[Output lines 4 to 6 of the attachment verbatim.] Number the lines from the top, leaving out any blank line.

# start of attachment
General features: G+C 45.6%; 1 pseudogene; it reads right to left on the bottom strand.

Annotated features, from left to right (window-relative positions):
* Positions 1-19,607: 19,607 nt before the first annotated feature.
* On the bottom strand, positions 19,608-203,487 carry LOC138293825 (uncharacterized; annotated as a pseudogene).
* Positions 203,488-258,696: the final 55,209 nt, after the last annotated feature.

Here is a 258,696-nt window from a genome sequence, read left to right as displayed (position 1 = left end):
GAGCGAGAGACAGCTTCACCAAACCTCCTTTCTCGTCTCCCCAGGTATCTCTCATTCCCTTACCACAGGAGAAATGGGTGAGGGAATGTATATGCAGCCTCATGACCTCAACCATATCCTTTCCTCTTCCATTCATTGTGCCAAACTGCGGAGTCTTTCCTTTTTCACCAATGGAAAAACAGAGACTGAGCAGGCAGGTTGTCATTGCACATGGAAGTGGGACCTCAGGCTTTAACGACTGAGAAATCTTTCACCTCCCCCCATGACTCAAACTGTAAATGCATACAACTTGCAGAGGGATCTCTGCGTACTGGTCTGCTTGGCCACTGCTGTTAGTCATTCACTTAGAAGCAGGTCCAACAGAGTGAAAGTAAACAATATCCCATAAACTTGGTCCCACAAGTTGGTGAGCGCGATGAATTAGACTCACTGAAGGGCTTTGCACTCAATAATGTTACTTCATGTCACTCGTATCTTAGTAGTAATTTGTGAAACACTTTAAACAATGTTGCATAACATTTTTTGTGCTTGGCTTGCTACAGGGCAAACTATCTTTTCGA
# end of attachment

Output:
* On the bottom strand, positions 19,608-203,487 carry LOC138293825 (uncharacterized; annotated as a pseudogene).
* Positions 203,488-258,696: the final 55,209 nt, after the last annotated feature.

Here is a 258,696-nt window from a genome sequence, read left to right as displayed (position 1 = left end):